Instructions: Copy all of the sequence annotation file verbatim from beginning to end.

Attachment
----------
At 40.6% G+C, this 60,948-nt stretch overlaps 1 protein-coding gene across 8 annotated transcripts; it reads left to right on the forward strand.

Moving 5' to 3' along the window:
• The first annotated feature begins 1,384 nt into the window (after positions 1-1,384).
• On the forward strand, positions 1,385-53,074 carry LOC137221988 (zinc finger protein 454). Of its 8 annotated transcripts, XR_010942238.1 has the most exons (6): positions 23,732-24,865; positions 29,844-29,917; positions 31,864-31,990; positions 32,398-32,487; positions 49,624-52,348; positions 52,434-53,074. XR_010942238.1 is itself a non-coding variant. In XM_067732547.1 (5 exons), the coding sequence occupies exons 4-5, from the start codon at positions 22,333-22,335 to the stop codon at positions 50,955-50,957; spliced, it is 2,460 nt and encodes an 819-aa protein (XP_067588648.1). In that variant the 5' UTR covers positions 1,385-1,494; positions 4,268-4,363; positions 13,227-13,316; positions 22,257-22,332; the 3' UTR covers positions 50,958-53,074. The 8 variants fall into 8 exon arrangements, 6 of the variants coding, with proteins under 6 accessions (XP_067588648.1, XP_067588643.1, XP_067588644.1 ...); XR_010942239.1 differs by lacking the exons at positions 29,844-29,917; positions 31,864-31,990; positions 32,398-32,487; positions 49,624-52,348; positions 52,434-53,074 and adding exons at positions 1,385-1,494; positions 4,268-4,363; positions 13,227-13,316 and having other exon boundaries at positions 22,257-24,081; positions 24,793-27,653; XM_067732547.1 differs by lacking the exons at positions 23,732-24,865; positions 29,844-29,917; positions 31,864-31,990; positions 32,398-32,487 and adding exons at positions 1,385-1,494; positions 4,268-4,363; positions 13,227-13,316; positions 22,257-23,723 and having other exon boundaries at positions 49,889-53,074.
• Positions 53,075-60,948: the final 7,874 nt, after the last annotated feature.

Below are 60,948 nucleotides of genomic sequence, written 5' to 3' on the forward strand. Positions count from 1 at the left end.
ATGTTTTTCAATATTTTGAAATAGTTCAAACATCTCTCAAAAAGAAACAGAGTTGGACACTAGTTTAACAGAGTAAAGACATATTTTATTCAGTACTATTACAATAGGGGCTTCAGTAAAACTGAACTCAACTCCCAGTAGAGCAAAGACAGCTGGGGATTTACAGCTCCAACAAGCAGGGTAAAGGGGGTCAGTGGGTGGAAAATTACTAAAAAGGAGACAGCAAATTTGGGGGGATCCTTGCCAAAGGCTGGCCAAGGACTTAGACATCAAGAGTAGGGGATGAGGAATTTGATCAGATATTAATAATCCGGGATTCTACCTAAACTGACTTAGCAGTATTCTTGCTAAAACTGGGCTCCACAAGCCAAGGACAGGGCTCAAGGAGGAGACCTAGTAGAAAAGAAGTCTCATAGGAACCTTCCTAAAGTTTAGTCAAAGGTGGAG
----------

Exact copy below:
At 40.6% G+C, this 60,948-nt stretch overlaps 1 protein-coding gene across 8 annotated transcripts; it reads left to right on the forward strand.

Moving 5' to 3' along the window:
• The first annotated feature begins 1,384 nt into the window (after positions 1-1,384).
• On the forward strand, positions 1,385-53,074 carry LOC137221988 (zinc finger protein 454). Of its 8 annotated transcripts, XR_010942238.1 has the most exons (6): positions 23,732-24,865; positions 29,844-29,917; positions 31,864-31,990; positions 32,398-32,487; positions 49,624-52,348; positions 52,434-53,074. XR_010942238.1 is itself a non-coding variant. In XM_067732547.1 (5 exons), the coding sequence occupies exons 4-5, from the start codon at positions 22,333-22,335 to the stop codon at positions 50,955-50,957; spliced, it is 2,460 nt and encodes an 819-aa protein (XP_067588648.1). In that variant the 5' UTR covers positions 1,385-1,494; positions 4,268-4,363; positions 13,227-13,316; positions 22,257-22,332; the 3' UTR covers positions 50,958-53,074. The 8 variants fall into 8 exon arrangements, 6 of the variants coding, with proteins under 6 accessions (XP_067588648.1, XP_067588643.1, XP_067588644.1 ...); XR_010942239.1 differs by lacking the exons at positions 29,844-29,917; positions 31,864-31,990; positions 32,398-32,487; positions 49,624-52,348; positions 52,434-53,074 and adding exons at positions 1,385-1,494; positions 4,268-4,363; positions 13,227-13,316 and having other exon boundaries at positions 22,257-24,081; positions 24,793-27,653; XM_067732547.1 differs by lacking the exons at positions 23,732-24,865; positions 29,844-29,917; positions 31,864-31,990; positions 32,398-32,487 and adding exons at positions 1,385-1,494; positions 4,268-4,363; positions 13,227-13,316; positions 22,257-23,723 and having other exon boundaries at positions 49,889-53,074.
• Positions 53,075-60,948: the final 7,874 nt, after the last annotated feature.

Below are 60,948 nucleotides of genomic sequence, written 5' to 3' on the forward strand. Positions count from 1 at the left end.
ATGTTTTTCAATATTTTGAAATAGTTCAAACATCTCTCAAAAAGAAACAGAGTTGGACACTAGTTTAACAGAGTAAAGACATATTTTATTCAGTACTATTACAATAGGGGCTTCAGTAAAACTGAACTCAACTCCCAGTAGAGCAAAGACAGCTGGGGATTTACAGCTCCAACAAGCAGGGTAAAGGGGGTCAGTGGGTGGAAAATTACTAAAAAGGAGACAGCAAATTTGGGGGGATCCTTGCCAAAGGCTGGCCAAGGACTTAGACATCAAGAGTAGGGGATGAGGAATTTGATCAGATATTAATAATCCGGGATTCTACCTAAACTGACTTAGCAGTATTCTTGCTAAAACTGGGCTCCACAAGCCAAGGACAGGGCTCAAGGAGGAGACCTAGTAGAAAAGAAGTCTCATAGGAACCTTCCTAAAGTTTAGTCAAAGGTGGAG